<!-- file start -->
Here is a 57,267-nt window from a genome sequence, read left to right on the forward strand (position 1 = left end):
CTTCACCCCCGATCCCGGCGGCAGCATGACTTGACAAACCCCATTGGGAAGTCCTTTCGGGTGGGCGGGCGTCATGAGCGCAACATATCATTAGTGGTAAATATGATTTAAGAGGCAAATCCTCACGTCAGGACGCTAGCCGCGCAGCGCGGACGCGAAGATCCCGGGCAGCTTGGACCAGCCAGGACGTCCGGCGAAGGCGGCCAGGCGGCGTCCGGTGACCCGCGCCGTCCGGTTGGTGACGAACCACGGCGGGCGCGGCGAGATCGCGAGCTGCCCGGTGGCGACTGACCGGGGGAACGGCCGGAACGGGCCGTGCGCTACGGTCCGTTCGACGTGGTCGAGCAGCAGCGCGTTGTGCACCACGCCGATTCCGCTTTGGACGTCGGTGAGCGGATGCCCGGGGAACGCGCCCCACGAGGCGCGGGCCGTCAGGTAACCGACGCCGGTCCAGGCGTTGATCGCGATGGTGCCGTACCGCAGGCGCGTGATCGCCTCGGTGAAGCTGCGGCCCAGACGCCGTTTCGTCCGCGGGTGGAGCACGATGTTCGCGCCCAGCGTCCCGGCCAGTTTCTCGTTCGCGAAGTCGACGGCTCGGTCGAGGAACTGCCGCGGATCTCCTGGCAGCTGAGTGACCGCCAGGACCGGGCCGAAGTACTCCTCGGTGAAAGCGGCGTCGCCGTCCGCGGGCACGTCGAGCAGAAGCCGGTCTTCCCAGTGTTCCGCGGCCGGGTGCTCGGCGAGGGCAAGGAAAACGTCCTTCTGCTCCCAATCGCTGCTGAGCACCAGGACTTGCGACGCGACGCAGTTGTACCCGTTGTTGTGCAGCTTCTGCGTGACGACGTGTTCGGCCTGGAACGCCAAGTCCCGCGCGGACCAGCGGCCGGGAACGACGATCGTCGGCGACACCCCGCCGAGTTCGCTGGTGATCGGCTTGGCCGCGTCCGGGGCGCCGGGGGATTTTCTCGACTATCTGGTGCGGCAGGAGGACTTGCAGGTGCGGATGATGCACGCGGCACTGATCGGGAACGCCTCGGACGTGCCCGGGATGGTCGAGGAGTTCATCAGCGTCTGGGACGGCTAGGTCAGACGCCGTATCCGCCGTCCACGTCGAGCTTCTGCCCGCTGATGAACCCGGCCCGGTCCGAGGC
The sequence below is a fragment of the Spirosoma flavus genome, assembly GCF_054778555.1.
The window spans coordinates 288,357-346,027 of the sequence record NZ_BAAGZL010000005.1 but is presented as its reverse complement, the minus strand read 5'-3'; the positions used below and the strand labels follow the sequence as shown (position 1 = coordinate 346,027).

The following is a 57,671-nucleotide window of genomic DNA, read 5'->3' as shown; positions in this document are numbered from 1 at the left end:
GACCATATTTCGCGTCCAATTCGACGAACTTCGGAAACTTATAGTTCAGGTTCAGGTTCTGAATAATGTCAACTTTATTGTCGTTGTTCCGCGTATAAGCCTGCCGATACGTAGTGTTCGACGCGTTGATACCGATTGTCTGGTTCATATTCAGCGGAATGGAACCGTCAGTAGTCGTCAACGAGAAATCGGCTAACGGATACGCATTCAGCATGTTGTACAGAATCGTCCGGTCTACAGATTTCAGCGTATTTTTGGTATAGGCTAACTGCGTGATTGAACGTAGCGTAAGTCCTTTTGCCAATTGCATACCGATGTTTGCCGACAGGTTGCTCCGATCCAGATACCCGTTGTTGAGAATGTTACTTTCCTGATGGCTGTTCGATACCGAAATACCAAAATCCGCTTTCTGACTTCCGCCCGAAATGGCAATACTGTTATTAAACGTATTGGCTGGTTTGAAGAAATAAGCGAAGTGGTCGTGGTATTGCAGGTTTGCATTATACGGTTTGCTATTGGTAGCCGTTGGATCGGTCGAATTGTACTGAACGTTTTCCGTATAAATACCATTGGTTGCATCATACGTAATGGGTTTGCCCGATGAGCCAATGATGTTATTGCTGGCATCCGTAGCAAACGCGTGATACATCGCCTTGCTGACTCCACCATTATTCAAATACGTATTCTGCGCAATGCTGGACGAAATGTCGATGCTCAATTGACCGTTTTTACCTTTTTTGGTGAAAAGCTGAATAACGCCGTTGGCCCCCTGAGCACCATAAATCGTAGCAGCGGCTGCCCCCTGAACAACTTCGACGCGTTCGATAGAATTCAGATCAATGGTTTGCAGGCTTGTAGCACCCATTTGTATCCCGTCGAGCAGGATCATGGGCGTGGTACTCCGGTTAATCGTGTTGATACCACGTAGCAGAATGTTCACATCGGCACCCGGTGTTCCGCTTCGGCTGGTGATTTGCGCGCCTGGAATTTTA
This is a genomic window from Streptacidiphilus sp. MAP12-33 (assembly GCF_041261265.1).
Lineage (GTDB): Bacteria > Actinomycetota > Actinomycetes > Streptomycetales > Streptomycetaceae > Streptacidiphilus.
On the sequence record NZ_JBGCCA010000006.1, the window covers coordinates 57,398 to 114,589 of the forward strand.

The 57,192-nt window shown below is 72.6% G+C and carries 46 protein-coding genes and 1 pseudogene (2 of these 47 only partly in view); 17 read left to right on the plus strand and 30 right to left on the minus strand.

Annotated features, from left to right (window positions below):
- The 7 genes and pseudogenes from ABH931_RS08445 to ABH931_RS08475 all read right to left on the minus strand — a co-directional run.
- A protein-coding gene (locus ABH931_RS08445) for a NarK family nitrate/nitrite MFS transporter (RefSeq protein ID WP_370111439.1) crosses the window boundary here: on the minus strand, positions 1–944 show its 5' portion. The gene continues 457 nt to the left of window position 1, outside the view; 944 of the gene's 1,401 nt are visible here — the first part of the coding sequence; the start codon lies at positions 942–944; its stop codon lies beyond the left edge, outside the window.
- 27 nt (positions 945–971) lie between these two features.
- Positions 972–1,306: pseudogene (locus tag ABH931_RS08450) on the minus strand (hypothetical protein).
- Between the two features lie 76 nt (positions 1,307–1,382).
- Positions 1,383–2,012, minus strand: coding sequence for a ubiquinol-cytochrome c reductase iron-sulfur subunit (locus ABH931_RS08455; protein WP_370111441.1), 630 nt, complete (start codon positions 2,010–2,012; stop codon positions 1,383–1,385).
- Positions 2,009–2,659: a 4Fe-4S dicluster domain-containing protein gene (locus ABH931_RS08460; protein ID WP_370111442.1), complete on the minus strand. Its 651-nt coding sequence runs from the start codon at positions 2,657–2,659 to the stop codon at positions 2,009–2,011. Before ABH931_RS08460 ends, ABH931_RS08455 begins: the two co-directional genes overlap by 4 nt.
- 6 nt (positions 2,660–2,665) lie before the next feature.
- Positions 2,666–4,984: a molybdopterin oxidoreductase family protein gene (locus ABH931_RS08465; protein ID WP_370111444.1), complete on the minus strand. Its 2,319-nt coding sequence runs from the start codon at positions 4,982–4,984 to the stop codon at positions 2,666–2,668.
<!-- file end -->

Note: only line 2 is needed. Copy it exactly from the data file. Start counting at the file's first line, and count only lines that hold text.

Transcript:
CTTCACCCCCGATCCCGGCGGCAGCATGACTTGACAAACCCCATTGGGAAGTCCTTTCGGGTGGGCGGGCGTCATGAGCGCAACATATCATTAGTGGTAAATATGATTTAAGAGGCAAATCCTCACGTCAGGACGCTAGCCGCGCAGCGCGGACGCGAAGATCCCGGGCAGCTTGGACCAGCCAGGACGTCCGGCGAAGGCGGCCAGGCGGCGTCCGGTGACCCGCGCCGTCCGGTTGGTGACGAACCACGGCGGGCGCGGCGAGATCGCGAGCTGCCCGGTGGCGACTGACCGGGGGAACGGCCGGAACGGGCCGTGCGCTACGGTCCGTTCGACGTGGTCGAGCAGCAGCGCGTTGTGCACCACGCCGATTCCGCTTTGGACGTCGGTGAGCGGATGCCCGGGGAACGCGCCCCACGAGGCGCGGGCCGTCAGGTAACCGACGCCGGTCCAGGCGTTGATCGCGATGGTGCCGTACCGCAGGCGCGTGATCGCCTCGGTGAAGCTGCGGCCCAGACGCCGTTTCGTCCGCGGGTGGAGCACGATGTTCGCGCCCAGCGTCCCGGCCAGTTTCTCGTTCGCGAAGTCGACGGCTCGGTCGAGGAACTGCCGCGGATCTCCTGGCAGCTGAGTGACCGCCAGGACCGGGCCGAAGTACTCCTCGGTGAAAGCGGCGTCGCCGTCCGCGGGCACGTCGAGCAGAAGCCGGTCTTCCCAGTGTTCCGCGGCCGGGTGCTCGGCGAGGGCAAGGAAAACGTCCTTCTGCTCCCAATCGCTGCTGAGCACCAGGACTTGCGACGCGACGCAGTTGTACCCGTTGTTGTGCAGCTTCTGCGTGACGACGTGTTCGGCCTGGAACGCCAAGTCCCGCGCGGACCAGCGGCCGGGAACGACGATCGTCGGCGACACCCCGCCGAGTTCGCTGGTGATCGGCTTGGCCGCGTCCGGGGCGCCGGGGGATTTTCTCGACTATCTGGTGCGGCAGGAGGACTTGCAGGTGCGGATGATGCACGCGGCACTGATCGGGAACGCCTCGGACGTGCCCGGGATGGTCGAGGAGTTCATCAGCGTCTGGGACGGCTAGGTCAGACGCCGTATCCGCCGTCCACGTCGAGCTTCTGCCCGCTGATGAACCCGGCCCGGTCCGAGGC